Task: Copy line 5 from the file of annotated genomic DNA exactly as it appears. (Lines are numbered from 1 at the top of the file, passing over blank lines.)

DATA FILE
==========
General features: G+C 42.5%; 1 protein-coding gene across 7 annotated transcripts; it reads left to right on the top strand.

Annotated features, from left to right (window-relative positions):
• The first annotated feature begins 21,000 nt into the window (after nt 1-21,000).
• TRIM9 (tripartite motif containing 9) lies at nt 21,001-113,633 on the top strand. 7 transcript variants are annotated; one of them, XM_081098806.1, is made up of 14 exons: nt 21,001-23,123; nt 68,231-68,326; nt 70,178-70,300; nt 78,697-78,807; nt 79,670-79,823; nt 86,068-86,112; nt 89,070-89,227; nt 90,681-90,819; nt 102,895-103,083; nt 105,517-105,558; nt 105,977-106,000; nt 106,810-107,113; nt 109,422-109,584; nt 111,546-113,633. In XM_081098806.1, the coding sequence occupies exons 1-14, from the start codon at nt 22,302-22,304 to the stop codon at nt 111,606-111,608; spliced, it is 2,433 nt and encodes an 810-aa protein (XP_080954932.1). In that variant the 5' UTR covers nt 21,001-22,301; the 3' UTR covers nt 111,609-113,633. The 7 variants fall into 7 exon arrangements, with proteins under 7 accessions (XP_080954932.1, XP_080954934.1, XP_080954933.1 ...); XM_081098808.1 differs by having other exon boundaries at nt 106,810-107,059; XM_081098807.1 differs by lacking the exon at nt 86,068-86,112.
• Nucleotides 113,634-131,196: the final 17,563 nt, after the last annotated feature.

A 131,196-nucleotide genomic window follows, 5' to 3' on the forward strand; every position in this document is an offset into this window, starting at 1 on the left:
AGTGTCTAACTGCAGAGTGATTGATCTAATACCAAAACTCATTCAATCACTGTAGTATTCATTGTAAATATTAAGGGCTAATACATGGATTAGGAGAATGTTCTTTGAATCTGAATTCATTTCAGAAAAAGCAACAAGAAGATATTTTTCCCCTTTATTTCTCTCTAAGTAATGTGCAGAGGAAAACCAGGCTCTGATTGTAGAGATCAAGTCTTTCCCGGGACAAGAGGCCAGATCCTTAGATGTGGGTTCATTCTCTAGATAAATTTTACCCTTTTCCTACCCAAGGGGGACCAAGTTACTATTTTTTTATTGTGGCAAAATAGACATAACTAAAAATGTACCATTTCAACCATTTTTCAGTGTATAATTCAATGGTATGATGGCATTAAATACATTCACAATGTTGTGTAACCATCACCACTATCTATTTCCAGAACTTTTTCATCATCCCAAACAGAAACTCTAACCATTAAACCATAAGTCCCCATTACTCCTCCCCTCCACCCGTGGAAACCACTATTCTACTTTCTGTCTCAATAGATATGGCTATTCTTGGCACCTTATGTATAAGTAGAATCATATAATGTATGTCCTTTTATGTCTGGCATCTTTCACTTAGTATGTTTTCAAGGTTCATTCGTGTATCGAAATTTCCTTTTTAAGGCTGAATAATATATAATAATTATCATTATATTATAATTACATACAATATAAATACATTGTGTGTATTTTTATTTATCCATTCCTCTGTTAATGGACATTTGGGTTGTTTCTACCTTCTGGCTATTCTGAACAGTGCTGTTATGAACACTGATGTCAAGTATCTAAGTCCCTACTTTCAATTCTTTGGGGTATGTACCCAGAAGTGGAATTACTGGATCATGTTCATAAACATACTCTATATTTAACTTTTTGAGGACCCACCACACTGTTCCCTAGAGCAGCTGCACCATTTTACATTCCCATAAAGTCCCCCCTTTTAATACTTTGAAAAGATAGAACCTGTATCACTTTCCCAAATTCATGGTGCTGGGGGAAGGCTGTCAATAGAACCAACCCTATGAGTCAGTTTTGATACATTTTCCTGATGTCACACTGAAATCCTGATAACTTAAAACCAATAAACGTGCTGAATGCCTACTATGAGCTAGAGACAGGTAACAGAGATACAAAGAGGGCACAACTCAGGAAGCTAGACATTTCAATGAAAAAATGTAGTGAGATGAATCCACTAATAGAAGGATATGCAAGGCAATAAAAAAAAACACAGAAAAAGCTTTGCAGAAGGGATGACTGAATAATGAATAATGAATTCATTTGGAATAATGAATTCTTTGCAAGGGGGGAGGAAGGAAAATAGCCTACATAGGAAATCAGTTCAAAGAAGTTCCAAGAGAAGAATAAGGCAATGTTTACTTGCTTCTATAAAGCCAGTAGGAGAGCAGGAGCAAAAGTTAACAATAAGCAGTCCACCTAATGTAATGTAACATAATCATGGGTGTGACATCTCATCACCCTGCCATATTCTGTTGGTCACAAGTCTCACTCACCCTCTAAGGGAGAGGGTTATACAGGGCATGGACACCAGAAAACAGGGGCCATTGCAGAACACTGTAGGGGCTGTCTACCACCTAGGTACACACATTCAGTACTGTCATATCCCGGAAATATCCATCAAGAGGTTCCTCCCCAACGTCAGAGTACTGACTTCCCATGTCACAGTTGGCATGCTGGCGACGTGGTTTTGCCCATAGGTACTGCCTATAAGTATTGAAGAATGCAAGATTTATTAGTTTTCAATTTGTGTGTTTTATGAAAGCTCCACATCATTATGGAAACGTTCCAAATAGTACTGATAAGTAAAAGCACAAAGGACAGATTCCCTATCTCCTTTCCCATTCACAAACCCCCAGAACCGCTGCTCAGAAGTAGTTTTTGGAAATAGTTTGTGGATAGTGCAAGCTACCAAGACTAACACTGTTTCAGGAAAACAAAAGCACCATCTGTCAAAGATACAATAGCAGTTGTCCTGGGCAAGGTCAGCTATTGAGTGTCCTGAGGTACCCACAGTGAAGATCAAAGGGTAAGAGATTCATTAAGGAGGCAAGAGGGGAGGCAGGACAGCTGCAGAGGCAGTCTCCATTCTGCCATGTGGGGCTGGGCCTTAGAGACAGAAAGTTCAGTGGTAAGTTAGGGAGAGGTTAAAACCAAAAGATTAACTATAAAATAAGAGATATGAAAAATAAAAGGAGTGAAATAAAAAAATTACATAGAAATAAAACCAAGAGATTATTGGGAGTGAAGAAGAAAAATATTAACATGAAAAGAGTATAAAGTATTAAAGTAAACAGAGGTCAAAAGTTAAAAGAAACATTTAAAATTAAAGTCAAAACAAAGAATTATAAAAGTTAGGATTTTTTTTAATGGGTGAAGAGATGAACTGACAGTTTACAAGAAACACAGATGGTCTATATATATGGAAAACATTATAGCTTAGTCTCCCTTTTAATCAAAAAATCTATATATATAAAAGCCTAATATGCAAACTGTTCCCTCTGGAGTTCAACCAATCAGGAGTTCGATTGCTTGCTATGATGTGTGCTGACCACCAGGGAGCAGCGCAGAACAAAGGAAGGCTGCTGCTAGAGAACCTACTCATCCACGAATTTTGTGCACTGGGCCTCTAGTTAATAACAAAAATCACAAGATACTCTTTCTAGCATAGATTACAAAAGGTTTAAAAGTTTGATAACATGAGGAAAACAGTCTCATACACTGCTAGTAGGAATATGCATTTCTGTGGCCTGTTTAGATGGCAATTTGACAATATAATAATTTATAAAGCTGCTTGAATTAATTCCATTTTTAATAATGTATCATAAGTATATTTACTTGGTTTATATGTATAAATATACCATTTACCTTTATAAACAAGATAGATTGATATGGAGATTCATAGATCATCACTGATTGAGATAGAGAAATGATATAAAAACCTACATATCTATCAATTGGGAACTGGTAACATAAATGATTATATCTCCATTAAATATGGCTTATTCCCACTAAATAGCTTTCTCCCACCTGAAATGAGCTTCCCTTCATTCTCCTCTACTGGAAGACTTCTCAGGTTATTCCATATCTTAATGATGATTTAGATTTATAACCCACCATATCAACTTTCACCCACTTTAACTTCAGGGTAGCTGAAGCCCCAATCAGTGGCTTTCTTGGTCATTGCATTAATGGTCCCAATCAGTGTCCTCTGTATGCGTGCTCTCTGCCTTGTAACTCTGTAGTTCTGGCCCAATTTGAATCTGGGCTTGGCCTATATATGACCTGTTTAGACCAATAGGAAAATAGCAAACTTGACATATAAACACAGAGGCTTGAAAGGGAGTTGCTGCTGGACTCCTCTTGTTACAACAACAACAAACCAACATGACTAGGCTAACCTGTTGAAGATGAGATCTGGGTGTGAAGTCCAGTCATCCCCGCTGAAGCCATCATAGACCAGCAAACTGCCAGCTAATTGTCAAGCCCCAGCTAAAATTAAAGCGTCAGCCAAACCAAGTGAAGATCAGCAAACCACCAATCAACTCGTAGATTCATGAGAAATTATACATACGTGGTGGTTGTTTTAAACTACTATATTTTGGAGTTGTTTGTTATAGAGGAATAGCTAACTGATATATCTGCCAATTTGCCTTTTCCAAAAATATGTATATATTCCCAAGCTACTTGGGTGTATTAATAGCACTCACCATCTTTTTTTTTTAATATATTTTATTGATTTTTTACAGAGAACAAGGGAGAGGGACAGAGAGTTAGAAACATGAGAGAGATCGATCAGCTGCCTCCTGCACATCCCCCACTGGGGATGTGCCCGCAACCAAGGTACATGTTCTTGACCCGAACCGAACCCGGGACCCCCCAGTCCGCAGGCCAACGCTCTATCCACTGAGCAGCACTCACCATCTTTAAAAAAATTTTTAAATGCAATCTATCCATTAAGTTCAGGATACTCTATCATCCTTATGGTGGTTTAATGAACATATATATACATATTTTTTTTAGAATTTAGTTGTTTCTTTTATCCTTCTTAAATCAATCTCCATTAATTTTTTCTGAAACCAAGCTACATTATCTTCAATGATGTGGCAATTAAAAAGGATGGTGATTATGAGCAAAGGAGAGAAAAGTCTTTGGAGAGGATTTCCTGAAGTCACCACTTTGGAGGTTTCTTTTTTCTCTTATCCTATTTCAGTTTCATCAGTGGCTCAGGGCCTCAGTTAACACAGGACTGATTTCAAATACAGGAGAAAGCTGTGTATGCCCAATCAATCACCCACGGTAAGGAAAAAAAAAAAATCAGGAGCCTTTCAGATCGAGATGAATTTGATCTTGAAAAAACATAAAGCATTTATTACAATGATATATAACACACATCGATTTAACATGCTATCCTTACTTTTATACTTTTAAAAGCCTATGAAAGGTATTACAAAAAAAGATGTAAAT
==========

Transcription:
• Nucleotides 113,634-131,196: the final 17,563 nt, after the last annotated feature.